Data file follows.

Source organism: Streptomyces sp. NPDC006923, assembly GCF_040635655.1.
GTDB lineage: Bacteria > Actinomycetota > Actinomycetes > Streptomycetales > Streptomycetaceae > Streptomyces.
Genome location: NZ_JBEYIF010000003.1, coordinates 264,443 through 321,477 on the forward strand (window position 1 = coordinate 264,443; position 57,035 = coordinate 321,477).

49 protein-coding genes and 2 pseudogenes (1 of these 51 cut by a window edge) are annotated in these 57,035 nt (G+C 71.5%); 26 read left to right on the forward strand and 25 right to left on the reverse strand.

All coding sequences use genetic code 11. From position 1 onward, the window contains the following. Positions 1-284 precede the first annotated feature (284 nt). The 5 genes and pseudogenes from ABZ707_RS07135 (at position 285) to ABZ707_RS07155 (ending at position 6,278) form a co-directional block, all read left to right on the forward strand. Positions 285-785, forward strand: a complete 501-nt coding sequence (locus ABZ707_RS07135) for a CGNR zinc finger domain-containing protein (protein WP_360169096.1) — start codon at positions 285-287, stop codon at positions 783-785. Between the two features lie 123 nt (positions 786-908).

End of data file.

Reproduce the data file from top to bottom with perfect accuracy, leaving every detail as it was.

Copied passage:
Source organism: Streptomyces sp. NPDC006923, assembly GCF_040635655.1.
GTDB lineage: Bacteria > Actinomycetota > Actinomycetes > Streptomycetales > Streptomycetaceae > Streptomyces.
Genome location: NZ_JBEYIF010000003.1, coordinates 264,443 through 321,477 on the forward strand (window position 1 = coordinate 264,443; position 57,035 = coordinate 321,477).

49 protein-coding genes and 2 pseudogenes (1 of these 51 cut by a window edge) are annotated in these 57,035 nt (G+C 71.5%); 26 read left to right on the forward strand and 25 right to left on the reverse strand.

All coding sequences use genetic code 11. From position 1 onward, the window contains the following. Positions 1-284 precede the first annotated feature (284 nt). The 5 genes and pseudogenes from ABZ707_RS07135 (at position 285) to ABZ707_RS07155 (ending at position 6,278) form a co-directional block, all read left to right on the forward strand. Positions 285-785, forward strand: a complete 501-nt coding sequence (locus ABZ707_RS07135) for a CGNR zinc finger domain-containing protein (protein WP_360169096.1) — start codon at positions 285-287, stop codon at positions 783-785. Between the two features lie 123 nt (positions 786-908).